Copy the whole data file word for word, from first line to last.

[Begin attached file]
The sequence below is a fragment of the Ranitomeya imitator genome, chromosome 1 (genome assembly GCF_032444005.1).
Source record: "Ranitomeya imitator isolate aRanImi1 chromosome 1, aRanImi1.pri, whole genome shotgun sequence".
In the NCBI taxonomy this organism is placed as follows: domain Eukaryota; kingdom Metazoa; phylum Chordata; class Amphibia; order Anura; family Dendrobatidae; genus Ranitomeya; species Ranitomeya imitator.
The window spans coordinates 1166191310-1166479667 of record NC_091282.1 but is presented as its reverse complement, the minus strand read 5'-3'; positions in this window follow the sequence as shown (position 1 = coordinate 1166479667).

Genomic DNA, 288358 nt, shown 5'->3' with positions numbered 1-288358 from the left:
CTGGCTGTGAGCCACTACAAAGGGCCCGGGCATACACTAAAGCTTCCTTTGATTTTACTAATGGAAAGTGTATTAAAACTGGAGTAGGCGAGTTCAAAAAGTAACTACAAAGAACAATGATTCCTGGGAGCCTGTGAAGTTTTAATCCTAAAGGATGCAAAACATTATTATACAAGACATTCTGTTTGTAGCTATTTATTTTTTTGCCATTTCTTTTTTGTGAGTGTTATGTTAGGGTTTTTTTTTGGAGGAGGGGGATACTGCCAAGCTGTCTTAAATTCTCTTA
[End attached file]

The sequence below is a fragment of the Ranitomeya imitator genome, chromosome 1 (genome assembly GCF_032444005.1).
Source record: "Ranitomeya imitator isolate aRanImi1 chromosome 1, aRanImi1.pri, whole genome shotgun sequence".
In the NCBI taxonomy this organism is placed as follows: domain Eukaryota; kingdom Metazoa; phylum Chordata; class Amphibia; order Anura; family Dendrobatidae; genus Ranitomeya; species Ranitomeya imitator.
The window spans coordinates 1166191310-1166479667 of record NC_091282.1 but is presented as its reverse complement, the minus strand read 5'-3'; positions in this window follow the sequence as shown (position 1 = coordinate 1166479667).

Genomic DNA, 288358 nt, shown 5'->3' with positions numbered 1-288358 from the left:
CTGGCTGTGAGCCACTACAAAGGGCCCGGGCATACACTAAAGCTTCCTTTGATTTTACTAATGGAAAGTGTATTAAAACTGGAGTAGGCGAGTTCAAAAAGTAACTACAAAGAACAATGATTCCTGGGAGCCTGTGAAGTTTTAATCCTAAAGGATGCAAAACATTATTATACAAGACATTCTGTTTGTAGCTATTTATTTTTTTGCCATTTCTTTTTTGTGAGTGTTATGTTAGGGTTTTTTTTTGGAGGAGGGGGATACTGCCAAGCTGTCTTAAATTCTCTTA